The Bees Knees
By Sean Sullivan
“We just put them to bed for the winter,” said Fr. Carl Chudy.
He serves as Interfaith Outreach Coordinator, Media Director and Delegation Councilor for Holliston’s Fatima Shrine. Yet over the past several years, parishioners may know him more for his honeybee outreach. The creatures are newcomers to the church grounds, and Fr. Chudy has taken the hives under his wing.
Colonies colloquially are called a hive, nest, drift, an erst, grist, a stand, swarm, and perhaps most endearingly - a rabble.
The work of caring for the bees takes a village, especially in more-northern and colder climes, and so Fr. Chudy is joined by church members Jess McGuire and Cathy Spinoza in the effort. All three have completed a course in honeybee husbandry.
“I think we learn as we grow,” said McGuire. The church now hosts four hives on its sprawling natural landscape, and has been doing so for as many years. Each rabble can vary in terms of temperament and tenacity.
Every hive, she said, “It’s like opening a Christmas present. You never know what these tiny little insects can do.”
“You kind of roll with the punches,” seconded Fr. Chudy. To mitigate the blows, the church opted for an Italian breed of bees, a type that tends to be less aggressive. They are asubset of European honeybees, familiar to folks by their brown and black tiger-stripe-patterned abdomens. Yet despite their more-docile reputation, the church’s tiny charges are still bees at heart.
“We have gotten stung,” said McGuire. “It’s highly entertaining.”
But why bees?
McGuire said the effort was inspired by the convergence of the ecological and ecclesiastical, a philosophical place where the two concerns connect.
“It’s part of a spiritual project,” she said. “Being charged by god to care for the earth.” Of the 23 acres of church property, “We’re turning over a good portion of that to meadowland. To assist our pollinators in the community. For me, it’s very healing.”
Spinoza agreed. “It’s really about the community. Everybody’s sort of rooting for the bees.” She joined Fr. Chudy and McGuire to help tend to their growing flock of little fliers, a pursuit that can entail a lot of work, knowhow, and much attention to detail.
“They were kind enough to take me on as their apprentice,” said Spinoza.
The church hopes eventually to bring its number of hives to seven. The group has had a success (survival) rate of about 50 percent over its several winters tending to the bees, not atypical for this cold and long winter climate.
“In the spring we hope to add a couple more” hives, said Fr. Chudy. The group arrived at the aspiration of seven hives, he added, because of the number’s spiritual significance.
“It’s kind of symbolic of being whole and complete.”
But it’s been a bad year for bees, he said, owing in part perhaps to the summer’s numerous and voluminous downpours. Yet one sunny spot of the season was that the beekeepers were for the first time able to harvest a little honey for the bipedal community.
Fr. Chudy said that the hives had recently been tucked in and sent to sleep for the season, but the little buggers don’t actually doze all winter, or even go dormant in a general sense. Rather, honeybees remain active during these long and cold northern months.
They become shut-ins during the darkest season, clustered in a sort of collective and long-winded shiver to stay warm and survive. Vibrating their wing muscles generates the heat energy needed for wintering, and the calories required during those weeks comes, of course, from honey.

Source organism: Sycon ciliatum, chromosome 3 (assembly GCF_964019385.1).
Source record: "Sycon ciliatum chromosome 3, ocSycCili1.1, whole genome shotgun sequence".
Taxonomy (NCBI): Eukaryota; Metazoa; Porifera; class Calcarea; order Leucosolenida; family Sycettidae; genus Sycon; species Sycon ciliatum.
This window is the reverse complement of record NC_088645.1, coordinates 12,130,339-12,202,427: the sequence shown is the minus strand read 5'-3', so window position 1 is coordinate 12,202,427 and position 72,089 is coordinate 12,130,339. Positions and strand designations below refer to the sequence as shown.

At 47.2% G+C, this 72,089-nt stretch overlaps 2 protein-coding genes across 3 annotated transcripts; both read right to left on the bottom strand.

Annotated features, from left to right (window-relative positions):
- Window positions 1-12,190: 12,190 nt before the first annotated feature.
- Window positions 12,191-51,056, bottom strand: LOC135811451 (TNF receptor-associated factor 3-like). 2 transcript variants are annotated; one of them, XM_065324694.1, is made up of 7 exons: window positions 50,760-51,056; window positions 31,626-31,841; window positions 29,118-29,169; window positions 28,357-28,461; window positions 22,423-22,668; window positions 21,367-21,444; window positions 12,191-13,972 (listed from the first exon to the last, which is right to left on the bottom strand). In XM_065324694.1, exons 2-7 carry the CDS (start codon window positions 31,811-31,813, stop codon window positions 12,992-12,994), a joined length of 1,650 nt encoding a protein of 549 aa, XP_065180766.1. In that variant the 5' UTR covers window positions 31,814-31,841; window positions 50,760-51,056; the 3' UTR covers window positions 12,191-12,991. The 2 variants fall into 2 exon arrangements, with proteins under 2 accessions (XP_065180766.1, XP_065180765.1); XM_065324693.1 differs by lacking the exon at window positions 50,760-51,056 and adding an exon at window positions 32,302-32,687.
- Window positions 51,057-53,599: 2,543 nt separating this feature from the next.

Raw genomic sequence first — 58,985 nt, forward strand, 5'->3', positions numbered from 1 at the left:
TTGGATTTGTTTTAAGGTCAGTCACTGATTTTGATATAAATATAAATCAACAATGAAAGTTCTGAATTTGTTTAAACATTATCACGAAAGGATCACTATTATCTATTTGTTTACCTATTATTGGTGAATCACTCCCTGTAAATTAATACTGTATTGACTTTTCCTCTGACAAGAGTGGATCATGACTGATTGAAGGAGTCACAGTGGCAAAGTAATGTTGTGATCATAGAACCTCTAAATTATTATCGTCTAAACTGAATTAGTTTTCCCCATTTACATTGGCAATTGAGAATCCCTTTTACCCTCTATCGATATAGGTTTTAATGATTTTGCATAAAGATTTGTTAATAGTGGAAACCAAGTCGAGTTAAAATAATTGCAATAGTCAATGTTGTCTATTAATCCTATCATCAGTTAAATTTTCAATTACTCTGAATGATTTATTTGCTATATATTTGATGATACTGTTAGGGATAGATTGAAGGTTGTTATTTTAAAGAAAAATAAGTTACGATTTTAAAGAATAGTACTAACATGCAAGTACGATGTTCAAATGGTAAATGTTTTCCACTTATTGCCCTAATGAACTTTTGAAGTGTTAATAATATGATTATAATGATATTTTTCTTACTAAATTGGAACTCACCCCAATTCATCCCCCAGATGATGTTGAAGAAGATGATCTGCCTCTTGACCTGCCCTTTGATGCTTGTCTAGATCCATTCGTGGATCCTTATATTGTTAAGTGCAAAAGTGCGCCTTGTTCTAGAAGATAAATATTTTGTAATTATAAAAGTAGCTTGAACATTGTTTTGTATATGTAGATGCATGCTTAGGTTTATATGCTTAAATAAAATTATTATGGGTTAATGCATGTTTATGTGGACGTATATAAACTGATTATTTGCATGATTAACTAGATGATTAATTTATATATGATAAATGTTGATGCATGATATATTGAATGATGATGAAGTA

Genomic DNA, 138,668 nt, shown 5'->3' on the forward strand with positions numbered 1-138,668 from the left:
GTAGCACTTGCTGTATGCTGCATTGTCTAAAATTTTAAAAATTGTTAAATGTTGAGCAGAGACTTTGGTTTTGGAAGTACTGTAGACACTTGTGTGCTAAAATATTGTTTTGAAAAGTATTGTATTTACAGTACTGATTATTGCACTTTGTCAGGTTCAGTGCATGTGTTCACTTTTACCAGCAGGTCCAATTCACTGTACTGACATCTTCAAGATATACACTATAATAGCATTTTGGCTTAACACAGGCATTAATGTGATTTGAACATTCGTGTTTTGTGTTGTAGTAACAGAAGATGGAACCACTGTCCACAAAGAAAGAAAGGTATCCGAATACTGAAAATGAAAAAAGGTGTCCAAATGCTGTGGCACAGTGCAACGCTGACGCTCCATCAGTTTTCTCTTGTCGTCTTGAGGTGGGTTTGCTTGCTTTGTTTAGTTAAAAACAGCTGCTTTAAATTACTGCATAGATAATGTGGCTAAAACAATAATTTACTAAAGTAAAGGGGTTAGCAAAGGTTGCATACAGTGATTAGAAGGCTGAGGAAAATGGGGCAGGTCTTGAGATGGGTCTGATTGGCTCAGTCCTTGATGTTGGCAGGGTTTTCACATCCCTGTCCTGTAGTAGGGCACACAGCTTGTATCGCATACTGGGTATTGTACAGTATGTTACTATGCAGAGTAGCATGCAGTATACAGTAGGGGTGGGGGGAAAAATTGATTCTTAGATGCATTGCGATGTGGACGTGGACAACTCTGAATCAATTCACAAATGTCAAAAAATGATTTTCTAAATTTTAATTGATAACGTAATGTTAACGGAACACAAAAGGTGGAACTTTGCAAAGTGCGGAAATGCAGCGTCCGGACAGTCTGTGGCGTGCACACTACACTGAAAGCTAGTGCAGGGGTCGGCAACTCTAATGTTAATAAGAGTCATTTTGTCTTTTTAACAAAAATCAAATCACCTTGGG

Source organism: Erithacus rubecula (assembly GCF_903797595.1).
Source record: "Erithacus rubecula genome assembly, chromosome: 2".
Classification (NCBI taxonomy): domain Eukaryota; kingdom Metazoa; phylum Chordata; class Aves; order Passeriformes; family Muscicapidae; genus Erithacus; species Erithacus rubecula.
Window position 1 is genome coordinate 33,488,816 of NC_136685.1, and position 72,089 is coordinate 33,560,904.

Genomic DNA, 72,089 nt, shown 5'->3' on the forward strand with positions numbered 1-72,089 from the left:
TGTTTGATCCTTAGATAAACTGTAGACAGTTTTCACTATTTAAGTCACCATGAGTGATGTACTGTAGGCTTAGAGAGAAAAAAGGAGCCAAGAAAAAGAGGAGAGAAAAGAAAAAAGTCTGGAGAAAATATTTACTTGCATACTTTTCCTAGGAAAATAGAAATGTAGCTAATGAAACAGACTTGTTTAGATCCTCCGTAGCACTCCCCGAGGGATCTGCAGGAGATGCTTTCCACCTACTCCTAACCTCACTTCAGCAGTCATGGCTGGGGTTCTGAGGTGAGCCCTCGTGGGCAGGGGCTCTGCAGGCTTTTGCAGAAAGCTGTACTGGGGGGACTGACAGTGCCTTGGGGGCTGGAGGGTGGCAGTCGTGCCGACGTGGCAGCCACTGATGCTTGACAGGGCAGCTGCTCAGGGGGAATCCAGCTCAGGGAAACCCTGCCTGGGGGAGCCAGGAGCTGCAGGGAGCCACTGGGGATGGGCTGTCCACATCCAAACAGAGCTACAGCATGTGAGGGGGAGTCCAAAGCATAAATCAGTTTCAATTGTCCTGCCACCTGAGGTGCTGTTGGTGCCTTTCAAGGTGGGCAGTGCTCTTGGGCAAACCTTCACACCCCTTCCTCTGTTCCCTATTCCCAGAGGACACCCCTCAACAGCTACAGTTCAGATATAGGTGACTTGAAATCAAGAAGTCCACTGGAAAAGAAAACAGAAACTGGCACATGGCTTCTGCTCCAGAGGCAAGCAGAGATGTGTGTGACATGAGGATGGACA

About 70 pounds of the stuff is needed to sustain a single colony of bees over our northern winters. At nearly 1,400 calories per pound of the viscous and valuable golden goo, that clocks in at a smidge under 100,000 calories per hive during that season alone.
Lack of food and frigid temps aren’t the only challenges the honeybees must handle. A species of mite with a menacing moniker (Varroa destructor) is parasitic to and preys upon the pollinators, can decimate an infected hive.
Vigilant beekeepers are aware of hazards confronted by the colonies, and take steps to mitigate them. Use of a few chemical pesticides is considered safe for honeybees, and sprinkling a line of cinnamon powder around a hive is said to ward off invading ants.
Keepers can also supplement a colony’s food stores during winter with prescribed, sugar-based products. Such and sundry are among the tricks of the beekeeper trade.
Still, the lives of bees and the synergy of their little societies are still largely a mystery to entomologists and beekeepers. Colonies can be sensitive to subtle changes and contaminants in their environment.
“You can lose the whole hive,” said McGuire, “if someone uses Roundup” nearby.
“Sometimes beekeepers never know why you lose your hive,” said Spinoza.”Everything can change on a dime.”
The sight of dead bees outside the hive on snow or frozen ground can be a good omen, a sign that the hive has brought its fallen comrades outside the shelter as part of keeping their digs clean. Cleansing duty commences during sunny and unseasonably warm winter days (50 degrees and up), when honeybees sortie out to dispose of waste products produced by the hive.
With winter’s onset, drone bees are evicted from the colony, having served their purpose. With the falling mercury, nature’s cold calculus of survival becomes acute, and there just aren’t enough calories to go around. Health of the hive is paramount.
“Every bee has a job,” said Spinoza. “To have that many insects working together to create one thing. It’s a group effort.” Here she may have equally been referencing the flocks of tiny fliers and the human shepherds tending to them.
““There’s so much care that goes into each. It’s really miraculous to watch them.”